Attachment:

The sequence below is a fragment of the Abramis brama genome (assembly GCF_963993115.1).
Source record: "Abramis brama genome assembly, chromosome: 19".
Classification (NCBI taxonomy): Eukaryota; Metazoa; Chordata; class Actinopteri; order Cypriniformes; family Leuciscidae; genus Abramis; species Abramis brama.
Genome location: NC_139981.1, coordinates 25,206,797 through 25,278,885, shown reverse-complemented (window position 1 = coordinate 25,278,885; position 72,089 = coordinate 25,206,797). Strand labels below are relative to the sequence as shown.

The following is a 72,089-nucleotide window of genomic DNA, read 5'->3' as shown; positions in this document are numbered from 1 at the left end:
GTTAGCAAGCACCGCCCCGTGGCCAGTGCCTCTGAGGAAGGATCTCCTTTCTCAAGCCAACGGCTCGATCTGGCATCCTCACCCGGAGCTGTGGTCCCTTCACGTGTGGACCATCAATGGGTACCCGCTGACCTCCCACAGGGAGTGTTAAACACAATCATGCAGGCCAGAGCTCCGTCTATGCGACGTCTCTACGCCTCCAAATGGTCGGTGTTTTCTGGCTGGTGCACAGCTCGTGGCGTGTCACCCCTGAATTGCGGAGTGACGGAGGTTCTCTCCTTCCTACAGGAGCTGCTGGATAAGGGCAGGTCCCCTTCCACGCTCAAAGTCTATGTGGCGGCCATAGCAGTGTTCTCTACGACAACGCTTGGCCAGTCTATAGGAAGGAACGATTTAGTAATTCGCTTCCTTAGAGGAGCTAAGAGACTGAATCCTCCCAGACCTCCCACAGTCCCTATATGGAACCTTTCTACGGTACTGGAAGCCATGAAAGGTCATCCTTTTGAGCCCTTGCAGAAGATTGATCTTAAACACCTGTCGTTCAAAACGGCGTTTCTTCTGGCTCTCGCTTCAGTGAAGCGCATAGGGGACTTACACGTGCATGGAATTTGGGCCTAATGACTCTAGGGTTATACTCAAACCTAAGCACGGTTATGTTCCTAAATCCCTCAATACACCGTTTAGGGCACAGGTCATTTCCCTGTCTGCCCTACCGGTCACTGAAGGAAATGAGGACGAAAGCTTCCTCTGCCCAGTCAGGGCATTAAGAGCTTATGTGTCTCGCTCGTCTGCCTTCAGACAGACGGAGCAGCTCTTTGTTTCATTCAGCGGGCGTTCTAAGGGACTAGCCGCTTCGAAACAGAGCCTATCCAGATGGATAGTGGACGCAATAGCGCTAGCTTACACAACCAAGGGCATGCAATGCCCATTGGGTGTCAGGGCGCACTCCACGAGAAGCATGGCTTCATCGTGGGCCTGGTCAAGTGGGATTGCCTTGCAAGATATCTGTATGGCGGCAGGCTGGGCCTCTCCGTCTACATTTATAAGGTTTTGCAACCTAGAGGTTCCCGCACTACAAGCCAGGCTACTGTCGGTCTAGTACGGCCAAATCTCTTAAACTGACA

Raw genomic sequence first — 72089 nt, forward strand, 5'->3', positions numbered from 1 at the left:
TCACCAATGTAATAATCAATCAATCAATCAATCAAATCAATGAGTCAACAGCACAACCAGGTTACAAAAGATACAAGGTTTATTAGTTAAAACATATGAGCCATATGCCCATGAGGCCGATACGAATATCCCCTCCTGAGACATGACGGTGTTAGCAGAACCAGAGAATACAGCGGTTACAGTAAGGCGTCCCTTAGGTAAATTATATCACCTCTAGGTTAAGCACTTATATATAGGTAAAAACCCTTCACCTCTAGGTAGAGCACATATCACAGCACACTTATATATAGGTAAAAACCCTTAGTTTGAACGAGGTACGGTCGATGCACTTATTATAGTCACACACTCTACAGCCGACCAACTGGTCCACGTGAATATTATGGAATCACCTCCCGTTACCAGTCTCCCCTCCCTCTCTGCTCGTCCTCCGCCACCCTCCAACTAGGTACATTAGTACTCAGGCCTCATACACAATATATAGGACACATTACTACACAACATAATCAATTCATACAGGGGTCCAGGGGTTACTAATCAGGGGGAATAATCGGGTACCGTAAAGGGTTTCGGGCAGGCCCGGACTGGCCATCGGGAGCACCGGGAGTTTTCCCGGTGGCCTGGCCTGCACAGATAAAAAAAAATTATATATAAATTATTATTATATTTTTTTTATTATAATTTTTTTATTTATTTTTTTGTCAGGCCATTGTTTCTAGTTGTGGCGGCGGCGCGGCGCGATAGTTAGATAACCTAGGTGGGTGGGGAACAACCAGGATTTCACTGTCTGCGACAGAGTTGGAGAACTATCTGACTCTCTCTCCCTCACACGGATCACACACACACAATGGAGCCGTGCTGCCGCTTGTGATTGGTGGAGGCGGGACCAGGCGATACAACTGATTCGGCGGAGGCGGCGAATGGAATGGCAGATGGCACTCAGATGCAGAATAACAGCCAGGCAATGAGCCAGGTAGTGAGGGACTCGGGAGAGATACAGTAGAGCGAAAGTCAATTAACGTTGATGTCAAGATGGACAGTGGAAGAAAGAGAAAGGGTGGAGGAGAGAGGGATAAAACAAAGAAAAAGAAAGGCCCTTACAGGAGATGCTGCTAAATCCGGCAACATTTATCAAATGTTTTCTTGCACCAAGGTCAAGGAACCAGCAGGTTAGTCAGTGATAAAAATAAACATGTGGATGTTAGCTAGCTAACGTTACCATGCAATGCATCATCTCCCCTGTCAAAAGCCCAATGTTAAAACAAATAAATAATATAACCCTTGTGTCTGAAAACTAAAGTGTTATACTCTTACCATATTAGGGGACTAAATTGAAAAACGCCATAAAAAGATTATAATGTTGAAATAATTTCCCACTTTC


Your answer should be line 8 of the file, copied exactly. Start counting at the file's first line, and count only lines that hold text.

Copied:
TCACCAATGTAATAATCAATCAATCAATCAATCAAATCAATGAGTCAACAGCACAACCAGGTTACAAAAGATACAAGGTTTATTAGTTAAAACATATGAGCCATATGCCCATGAGGCCGATACGAATATCCCCTCCTGAGACATGACGGTGTTAGCAGAACCAGAGAATACAGCGGTTACAGTAAGGCGTCCCTTAGGTAAATTATATCACCTCTAGGTTAAGCACTTATATATAGGTAAAAACCCTTCACCTCTAGGTAGAGCACATATCACAGCACACTTATATATAGGTAAAAACCCTTAGTTTGAACGAGGTACGGTCGATGCACTTATTATAGTCACACACTCTACAGCCGACCAACTGGTCCACGTGAATATTATGGAATCACCTCCCGTTACCAGTCTCCCCTCCCTCTCTGCTCGTCCTCCGCCACCCTCCAACTAGGTACATTAGTACTCAGGCCTCATACACAATATATAGGACACATTACTACACAACATAATCAATTCATACAGGGGTCCAGGGGTTACTAATCAGGGGGAATAATCGGGTACCGTAAAGGGTTTCGGGCAGGCCCGGACTGGCCATCGGGAGCACCGGGAGTTTTCCCGGTGGCCTGGCCTGCACAGATAAAAAAAAATTATATATAAATTATTATTATATTTTTTTTATTATAATTTTTTTATTTATTTTTTTGTCAGGCCATTGTTTCTAGTTGTGGCGGCGGCGCGGCGCGATAGTTAGATAACCTAGGTGGGTGGGGAACAACCAGGATTTCACTGTCTGCGACAGAGTTGGAGAACTATCTGACTCTCTCTCCCTCACACGGATCACACACACACAATGGAGCCGTGCTGCCGCTTGTGATTGGTGGAGGCGGGACCAGGCGATACAACTGATTCGGCGGAGGCGGCGAATGGAATGGCAGATGGCACTCAGATGCAGAATAACAGCCAGGCAATGAGCCAGGTAGTGAGGGACTCGGGAGAGATACAGTAGAGCGAAAGTCAATTAACGTTGATGTCAAGATGGACAGTGGAAGAAAGAGAAAGGGTGGAGGAGAGAGGGATAAAACAAAGAAAAAGAAAGGCCCTTACAGGAGATGCTGCTAAATCCGGCAACATTTATCAAATGTTTTCTTGCACCAAGGTCAAGGAACCAGCAGGTTAGTCAGTGATAAAAATAAACATGTGGATGTTAGCTAGCTAACGTTACCATGCAATGCATCATCTCCCCTGTCAAAAGCCCAATGTTAAAACAAATAAATAATATAACCCTTGTGTCTGAAAACTAAAGTGTTATACTCTTACCATATTAGGGGACTAAATTGAAAAACGCCATAAAAAGATTATAATGTTGAAATAATTTCCCACTTTC